Produce safety featured prominently in the recently concluded Food Safety Consortium in Chicago November 17-18, 2014 for two reasons: First, produce remains the largest source of foodborne illness outbreaks in the United States, and second, the recent supplemental notice by FDA calling for another round of public comments on the proposed rule for “Standards for the Growing, Harvesting, Packing, and Holding of Produce for Human Consumption.”
Thus, a consortium of growers, processors, packers, suppliers, retailers, buyers, innovators, regulatory officials and food industry consultants came together in the retail foodservice track to discuss “Benchmarking Produce Safety from Farm to Fork.”
The central question revolved around compliance with FSMA provisions to continue supporting the availability of safe quality food in a cost-effective manner. Issues surrounding the provisions of foreign supplier verification and how to engage with FSMA-exempt small local growers and suppliers on produce safety were discussed. The thorny problem of a quick and reliable traceability system for produce was also addressed. Other issues that were discussed include: how to ensure and verify good agricultural practices in the farms; introducing a safe and effective kill step in both cut and whole produce; and how to avoid cross-contamination on washed ready-to eat (RTE) fruits and vegetables. We also deliberated on how to close the gap in-between FDA audits to ensure that proper food safety practices are in place all year round.
The consortium brainstormed on how to take the current produce safety industry practices to the next level, towards a science and risk-based preventive approach as provided for in FSMA. To adequately address the issue of auditing gaps and the FSMA foreign supplier verification provision, it was suggested that it could be cost-effective for large scale buyers to embed their employee on site with large scale growers, processors and suppliers, especially for those located in foreign countries. This will support a real time status update on the food safety practices in place at such foreign facilities by your corporate employees, and in fact reduce the need for expensive frequent and auditing visits that don’t really capture everything. It can also be a conduit for training and maintenance of corporate food safety and quality standard to enhance the delivery of safe quality products, especially if your company is doing business in developing countries where food safety policies and regulatory enforcement are still in rudimentary stages.
Alternatively, make it a corporate policy to do business with only GFSI-certified facilities and increase the frequency and duration of unannounced audit visits for a more representative assessment and documentation of the prevailing food safety practices in place.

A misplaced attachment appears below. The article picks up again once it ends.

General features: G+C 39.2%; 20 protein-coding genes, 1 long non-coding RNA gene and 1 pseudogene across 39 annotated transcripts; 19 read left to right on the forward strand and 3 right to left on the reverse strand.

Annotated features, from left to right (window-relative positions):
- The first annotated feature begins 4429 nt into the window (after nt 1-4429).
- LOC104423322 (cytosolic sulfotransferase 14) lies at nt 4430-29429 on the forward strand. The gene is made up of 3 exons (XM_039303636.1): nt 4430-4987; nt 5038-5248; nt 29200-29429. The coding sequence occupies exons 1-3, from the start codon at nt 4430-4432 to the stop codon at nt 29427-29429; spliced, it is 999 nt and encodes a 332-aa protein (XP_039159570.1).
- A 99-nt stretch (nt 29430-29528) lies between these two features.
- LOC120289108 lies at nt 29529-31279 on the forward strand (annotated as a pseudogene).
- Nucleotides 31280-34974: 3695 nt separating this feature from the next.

In addition, some private-label food programs involve ownership of farms, manufacturing plants and processing facilities. Thus, some retailers operate their own farms and plants both here in the United States and in foreign countries, and that may enhance active managerial control on produce safety from farm to fork. Engaging small local growers who are FSMA-exempt through an organized Agricultural Extension Services will enable resource sharing for implementing standard food safety practices and support integration in the local market. It will not only bring down cost but will also increase the availability of fresh fruits and vegetables without the need of a long distance temperature-controlled distribution network.
Both government and the private sector can support the running of these extension services in a more robust manner that builds upon the current USDA Cooperative Extension System which provides useful, practical research-based information to agricultural producers. A safety gateway could be established for produce from local growers through innovation on an effective pathogen kill step that can achieve up to 5-log reduction using effective consumer-friendly sanitizers.
GRAS classified sanitizers like electrolyte water, Ozone, hydrogen peroxide, chlorine dioxide and sodium hypochlorite are under various stages of R&D and some have been found to extend produce shelf life as well. Since the absence of a microbial risk does not preclude chemical contamination; continuous testing and monitoring for chemical residues that may result from the use of pesticides, contaminated soil or manure is recommended. A reliable produce traceability system will facilitate the investigation of foodborne illness outbreaks and timely corrective actions.Current R&D innovations in this area include the use of DNA tagging to assist in identifying both cut and whole produce even when out of the box. It was also stressed that behavior change is as important as the technology-driven interventions, and as such should be encouraged among retail and foodservice workers to embrace best practices and avoid actions that may lead to cross-contamination of RTE foods. Washing and rinsing of produce singly in running cold water is not only recommended for removing dirt and foreign matter but also for eliminating potential cross-contamination that may result from soaking fruits and vegetables.
Overall, it was a lively discussion that was spiced with practical real world examples by highly experienced industry leaders and decision makers.